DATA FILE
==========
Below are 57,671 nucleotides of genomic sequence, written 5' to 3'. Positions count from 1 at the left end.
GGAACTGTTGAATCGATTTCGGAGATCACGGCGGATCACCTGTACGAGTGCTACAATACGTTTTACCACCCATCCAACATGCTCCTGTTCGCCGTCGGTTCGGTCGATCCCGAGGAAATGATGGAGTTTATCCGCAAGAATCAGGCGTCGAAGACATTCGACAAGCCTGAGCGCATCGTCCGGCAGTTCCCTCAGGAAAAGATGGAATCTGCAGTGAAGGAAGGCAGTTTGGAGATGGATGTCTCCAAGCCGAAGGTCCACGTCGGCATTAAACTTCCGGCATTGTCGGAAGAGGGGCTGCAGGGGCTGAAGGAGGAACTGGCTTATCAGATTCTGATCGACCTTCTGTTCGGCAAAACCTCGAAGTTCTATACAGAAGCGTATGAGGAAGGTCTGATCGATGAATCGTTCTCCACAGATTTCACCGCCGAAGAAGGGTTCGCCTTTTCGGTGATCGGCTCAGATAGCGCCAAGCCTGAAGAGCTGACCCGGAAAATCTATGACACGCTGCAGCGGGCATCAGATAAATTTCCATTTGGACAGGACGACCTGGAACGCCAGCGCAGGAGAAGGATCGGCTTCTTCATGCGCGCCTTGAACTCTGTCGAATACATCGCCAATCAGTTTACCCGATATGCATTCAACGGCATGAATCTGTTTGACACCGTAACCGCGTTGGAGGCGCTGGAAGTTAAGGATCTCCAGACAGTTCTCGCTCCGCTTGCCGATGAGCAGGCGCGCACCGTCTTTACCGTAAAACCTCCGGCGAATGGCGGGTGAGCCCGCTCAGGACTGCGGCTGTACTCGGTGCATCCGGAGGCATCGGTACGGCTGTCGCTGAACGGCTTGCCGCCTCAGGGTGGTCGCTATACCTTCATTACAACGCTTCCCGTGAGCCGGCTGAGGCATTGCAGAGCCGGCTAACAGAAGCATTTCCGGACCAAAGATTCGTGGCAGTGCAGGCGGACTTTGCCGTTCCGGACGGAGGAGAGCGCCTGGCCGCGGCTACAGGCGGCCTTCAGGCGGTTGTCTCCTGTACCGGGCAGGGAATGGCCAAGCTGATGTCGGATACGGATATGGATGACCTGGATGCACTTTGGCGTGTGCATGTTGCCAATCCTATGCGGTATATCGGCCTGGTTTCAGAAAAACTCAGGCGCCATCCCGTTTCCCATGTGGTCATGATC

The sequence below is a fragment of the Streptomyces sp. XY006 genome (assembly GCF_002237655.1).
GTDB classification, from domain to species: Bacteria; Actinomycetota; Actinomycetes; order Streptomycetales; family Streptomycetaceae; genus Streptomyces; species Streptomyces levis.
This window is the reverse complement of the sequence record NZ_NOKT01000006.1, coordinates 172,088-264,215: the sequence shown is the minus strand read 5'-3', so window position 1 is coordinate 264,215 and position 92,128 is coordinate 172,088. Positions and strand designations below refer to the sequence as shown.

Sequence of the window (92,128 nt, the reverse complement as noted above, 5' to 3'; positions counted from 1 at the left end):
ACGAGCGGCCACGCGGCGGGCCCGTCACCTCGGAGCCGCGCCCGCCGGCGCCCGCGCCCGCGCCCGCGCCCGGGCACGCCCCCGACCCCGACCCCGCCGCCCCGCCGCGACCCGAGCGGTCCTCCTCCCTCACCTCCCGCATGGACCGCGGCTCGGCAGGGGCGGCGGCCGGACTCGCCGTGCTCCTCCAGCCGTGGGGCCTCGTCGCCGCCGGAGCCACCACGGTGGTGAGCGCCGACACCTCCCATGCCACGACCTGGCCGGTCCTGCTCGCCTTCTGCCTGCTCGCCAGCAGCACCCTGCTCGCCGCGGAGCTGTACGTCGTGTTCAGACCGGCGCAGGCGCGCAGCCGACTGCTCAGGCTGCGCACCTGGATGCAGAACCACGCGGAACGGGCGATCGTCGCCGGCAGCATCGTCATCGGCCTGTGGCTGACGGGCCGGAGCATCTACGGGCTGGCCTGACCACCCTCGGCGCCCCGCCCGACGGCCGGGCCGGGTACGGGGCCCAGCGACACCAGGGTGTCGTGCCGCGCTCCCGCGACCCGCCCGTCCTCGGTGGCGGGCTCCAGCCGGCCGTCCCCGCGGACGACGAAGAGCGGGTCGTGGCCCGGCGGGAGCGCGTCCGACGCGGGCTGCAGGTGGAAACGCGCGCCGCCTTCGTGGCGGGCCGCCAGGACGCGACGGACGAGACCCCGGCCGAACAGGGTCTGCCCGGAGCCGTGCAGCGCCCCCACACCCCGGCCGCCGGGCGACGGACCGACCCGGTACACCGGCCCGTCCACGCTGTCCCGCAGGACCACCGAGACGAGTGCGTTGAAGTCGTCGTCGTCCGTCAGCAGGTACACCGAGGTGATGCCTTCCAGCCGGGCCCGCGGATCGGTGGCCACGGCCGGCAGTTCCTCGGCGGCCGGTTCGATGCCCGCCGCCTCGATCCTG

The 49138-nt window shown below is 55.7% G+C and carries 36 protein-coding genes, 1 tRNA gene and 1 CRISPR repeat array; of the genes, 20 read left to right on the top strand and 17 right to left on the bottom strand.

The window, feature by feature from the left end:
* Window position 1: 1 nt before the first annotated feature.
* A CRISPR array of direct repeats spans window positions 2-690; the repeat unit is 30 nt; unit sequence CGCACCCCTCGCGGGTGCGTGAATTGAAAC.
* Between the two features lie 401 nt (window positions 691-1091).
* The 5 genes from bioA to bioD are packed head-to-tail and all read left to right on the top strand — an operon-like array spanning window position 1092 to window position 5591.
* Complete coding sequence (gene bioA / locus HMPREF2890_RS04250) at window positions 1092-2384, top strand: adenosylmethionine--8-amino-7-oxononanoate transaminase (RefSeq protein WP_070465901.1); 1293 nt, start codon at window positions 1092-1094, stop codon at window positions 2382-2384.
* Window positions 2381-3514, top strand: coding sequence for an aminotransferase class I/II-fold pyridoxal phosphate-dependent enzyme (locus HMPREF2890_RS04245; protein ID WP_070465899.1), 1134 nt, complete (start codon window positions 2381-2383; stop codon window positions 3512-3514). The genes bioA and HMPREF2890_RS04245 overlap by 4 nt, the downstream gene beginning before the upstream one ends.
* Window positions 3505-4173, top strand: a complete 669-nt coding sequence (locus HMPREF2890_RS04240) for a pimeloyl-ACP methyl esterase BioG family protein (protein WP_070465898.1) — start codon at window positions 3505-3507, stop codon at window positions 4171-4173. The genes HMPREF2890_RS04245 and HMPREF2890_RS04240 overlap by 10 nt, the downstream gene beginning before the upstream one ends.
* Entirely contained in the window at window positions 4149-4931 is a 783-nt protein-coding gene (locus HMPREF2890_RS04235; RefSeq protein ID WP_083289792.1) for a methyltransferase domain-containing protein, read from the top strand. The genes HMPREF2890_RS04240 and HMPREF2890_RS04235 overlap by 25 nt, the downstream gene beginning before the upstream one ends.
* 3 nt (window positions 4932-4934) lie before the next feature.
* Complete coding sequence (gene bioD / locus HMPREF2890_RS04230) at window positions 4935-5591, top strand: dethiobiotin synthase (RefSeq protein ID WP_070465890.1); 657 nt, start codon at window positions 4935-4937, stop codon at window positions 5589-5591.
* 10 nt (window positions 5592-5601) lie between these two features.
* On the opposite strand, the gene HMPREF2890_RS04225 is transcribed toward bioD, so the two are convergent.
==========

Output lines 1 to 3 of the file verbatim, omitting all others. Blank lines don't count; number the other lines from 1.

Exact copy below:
Below are 57,671 nucleotides of genomic sequence, written 5' to 3'. Positions count from 1 at the left end.
GGAACTGTTGAATCGATTTCGGAGATCACGGCGGATCACCTGTACGAGTGCTACAATACGTTTTACCACCCATCCAACATGCTCCTGTTCGCCGTCGGTTCGGTCGATCCCGAGGAAATGATGGAGTTTATCCGCAAGAATCAGGCGTCGAAGACATTCGACAAGCCTGAGCGCATCGTCCGGCAGTTCCCTCAGGAAAAGATGGAATCTGCAGTGAAGGAAGGCAGTTTGGAGATGGATGTCTCCAAGCCGAAGGTCCACGTCGGCATTAAACTTCCGGCATTGTCGGAAGAGGGGCTGCAGGGGCTGAAGGAGGAACTGGCTTATCAGATTCTGATCGACCTTCTGTTCGGCAAAACCTCGAAGTTCTATACAGAAGCGTATGAGGAAGGTCTGATCGATGAATCGTTCTCCACAGATTTCACCGCCGAAGAAGGGTTCGCCTTTTCGGTGATCGGCTCAGATAGCGCCAAGCCTGAAGAGCTGACCCGGAAAATCTATGACACGCTGCAGCGGGCATCAGATAAATTTCCATTTGGACAGGACGACCTGGAACGCCAGCGCAGGAGAAGGATCGGCTTCTTCATGCGCGCCTTGAACTCTGTCGAATACATCGCCAATCAGTTTACCCGATATGCATTCAACGGCATGAATCTGTTTGACACCGTAACCGCGTTGGAGGCGCTGGAAGTTAAGGATCTCCAGACAGTTCTCGCTCCGCTTGCCGATGAGCAGGCGCGCACCGTCTTTACCGTAAAACCTCCGGCGAATGGCGGGTGAGCCCGCTCAGGACTGCGGCTGTACTCGGTGCATCCGGAGGCATCGGTACGGCTGTCGCTGAACGGCTTGCCGCCTCAGGGTGGTCGCTATACCTTCATTACAACGCTTCCCGTGAGCCGGCTGAGGCATTGCAGAGCCGGCTAACAGAAGCATTTCCGGACCAAAGATTCGTGGCAGTGCAGGCGGACTTTGCCGTTCCGGACGGAGGAGAGCGCCTGGCCGCGGCTACAGGCGGCCTTCAGGCGGTTGTCTCCTGTACCGGGCAGGGAATGGCCAAGCTGATGTCGGATACGGATATGGATGACCTGGATGCACTTTGGCGTGTGCATGTTGCCAATCCTATGCGGTATATCGGCCTGGTTTCAGAAAAACTCAGGCGCCATCCCGTTTCCCATGTGGTCATGATC

The sequence below is a fragment of the Streptomyces sp. XY006 genome (assembly GCF_002237655.1).